In January, when the school board voted to approve the bond proposal, it also decided that the new North Corridor elementary school would be built on a different site than originally planned. The new site is about two and a half miles northwest of the original site. (See this post.)
Because of the site change, the board will have to adjust the elementary boundaries that it adopted last May. At this week’s work session, we discussed whether the board should redraw those boundaries now or wait until after this September’s board election and bond vote. The board decided to postpone that decision until after the election.
Two neighborhoods are particularly likely to be affected. Under the current boundary plan, the neighborhoods nearest the new site are zoned to go to Penn, but some of them will almost certainly be rezoned to attend the new school. (One of the advantages of the site change is that the new site has many more kids within walking distance than the old one does.)
The other area that seems most likely to be affected is the “North Lincoln” neighborhood. That area, which currently goes to Lincoln, was supposed to attend the new elementary school. But most North Lincoln residents are four or five miles from the new site. If the neighborhoods around the new site are added to the new school’s attendance area, some neighborhoods will have to be subtracted, and the North Lincoln neighborhoods are the farthest away.
Other areas could also be affected. For example, because the new school’s site was relocated, the board shrunk the addition that was planned for Garner (which is relatively close to the new site). That may mean that Garner’s new boundaries will have to be adjusted. Until the board gets right down to working out the details, it’s hard to know exactly who will be affected.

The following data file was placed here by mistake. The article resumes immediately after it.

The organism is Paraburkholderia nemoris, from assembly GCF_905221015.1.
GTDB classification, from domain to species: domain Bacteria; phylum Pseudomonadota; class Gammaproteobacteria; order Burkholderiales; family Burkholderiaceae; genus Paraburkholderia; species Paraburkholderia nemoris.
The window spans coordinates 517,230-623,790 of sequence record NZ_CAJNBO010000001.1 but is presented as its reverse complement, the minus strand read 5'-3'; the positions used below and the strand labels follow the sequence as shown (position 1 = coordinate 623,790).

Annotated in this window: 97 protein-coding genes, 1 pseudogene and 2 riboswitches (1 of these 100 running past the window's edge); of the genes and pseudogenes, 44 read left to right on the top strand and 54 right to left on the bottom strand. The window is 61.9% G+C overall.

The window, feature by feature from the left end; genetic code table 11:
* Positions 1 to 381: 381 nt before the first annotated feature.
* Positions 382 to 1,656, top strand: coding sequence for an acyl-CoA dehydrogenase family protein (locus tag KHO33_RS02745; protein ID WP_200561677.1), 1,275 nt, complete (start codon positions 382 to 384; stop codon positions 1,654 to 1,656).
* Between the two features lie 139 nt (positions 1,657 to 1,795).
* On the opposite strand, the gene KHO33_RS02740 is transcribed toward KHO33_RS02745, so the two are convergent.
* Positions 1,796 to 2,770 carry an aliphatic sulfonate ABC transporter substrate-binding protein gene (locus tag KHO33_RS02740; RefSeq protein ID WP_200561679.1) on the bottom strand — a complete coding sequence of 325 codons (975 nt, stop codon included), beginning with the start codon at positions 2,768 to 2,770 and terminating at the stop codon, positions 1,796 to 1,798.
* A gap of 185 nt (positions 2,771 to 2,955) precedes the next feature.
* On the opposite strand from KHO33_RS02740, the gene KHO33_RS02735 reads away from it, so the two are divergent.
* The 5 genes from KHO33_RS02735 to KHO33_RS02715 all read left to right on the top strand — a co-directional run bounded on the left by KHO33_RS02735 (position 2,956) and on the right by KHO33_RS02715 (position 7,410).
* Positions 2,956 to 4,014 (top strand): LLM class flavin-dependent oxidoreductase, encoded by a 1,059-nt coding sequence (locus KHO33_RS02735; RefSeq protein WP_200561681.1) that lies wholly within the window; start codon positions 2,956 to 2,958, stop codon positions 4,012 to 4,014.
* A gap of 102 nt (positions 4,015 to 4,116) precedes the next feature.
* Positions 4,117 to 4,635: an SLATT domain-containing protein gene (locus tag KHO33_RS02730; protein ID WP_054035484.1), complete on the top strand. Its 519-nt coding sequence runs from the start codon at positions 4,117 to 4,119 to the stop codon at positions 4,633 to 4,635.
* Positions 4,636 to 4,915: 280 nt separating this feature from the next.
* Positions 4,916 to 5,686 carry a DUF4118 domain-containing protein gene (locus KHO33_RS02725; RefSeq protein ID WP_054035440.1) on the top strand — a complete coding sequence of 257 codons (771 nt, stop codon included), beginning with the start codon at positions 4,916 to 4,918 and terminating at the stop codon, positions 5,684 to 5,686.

The district still owns the land that it had originally designated to be the site of the new elementary (just south of the new high school). There is a lot of development under way in that area, so there is a lot of potential for enrollment growth there. In a document summarizing “future needs,” the administration included a second new North Corridor elementary school, which would go on that site. But the board chose not to include that elementary school in its bond proposal, which covers the facilities plan through 2023-24. So, under the plan being presented to the voters, a school on that location would not be considered until some time after 2023-24.
I supported this week’s decision to wait until after the 2017 election to redraw the North Corridor elementary boundaries. During the elementary boundary discussion last year, I argued that it made sense to wait until after the election and the bond vote to draw new boundaries, rather than draw them three and half years in advance without updated enrollment projections. I still feel the same way. If the bond passes, there will still be two years before the new elementary opens, so the board can settle boundaries well in advance of opening the school. If the bond fails, the board will have to come back to the public with a different bond proposal, which could mean changing boundaries yet again. It just makes sense to wait until we know more before settling boundaries.
At the time, we heard a lot of arguments about how irresponsible it would be to put the 2019 elementary boundary decision off until after the 2017 election—it was even compared to not confirming Judge Garland!—but the rest of the board now seems to have come around to the idea. I still think we did the public a disservice by announcing boundaries that we knew would probably have to change before they took effect. It was particularly wrong to announce to North Lincoln families that they would attend the new elementary school when two hour earlier, on the very same night, in closed session, the board had decided to pursue the option of relocating the school site. In a democracy, all decisions are subject to change, but there was no reason to raise expectations that far in advance with so many possible changes on the horizon.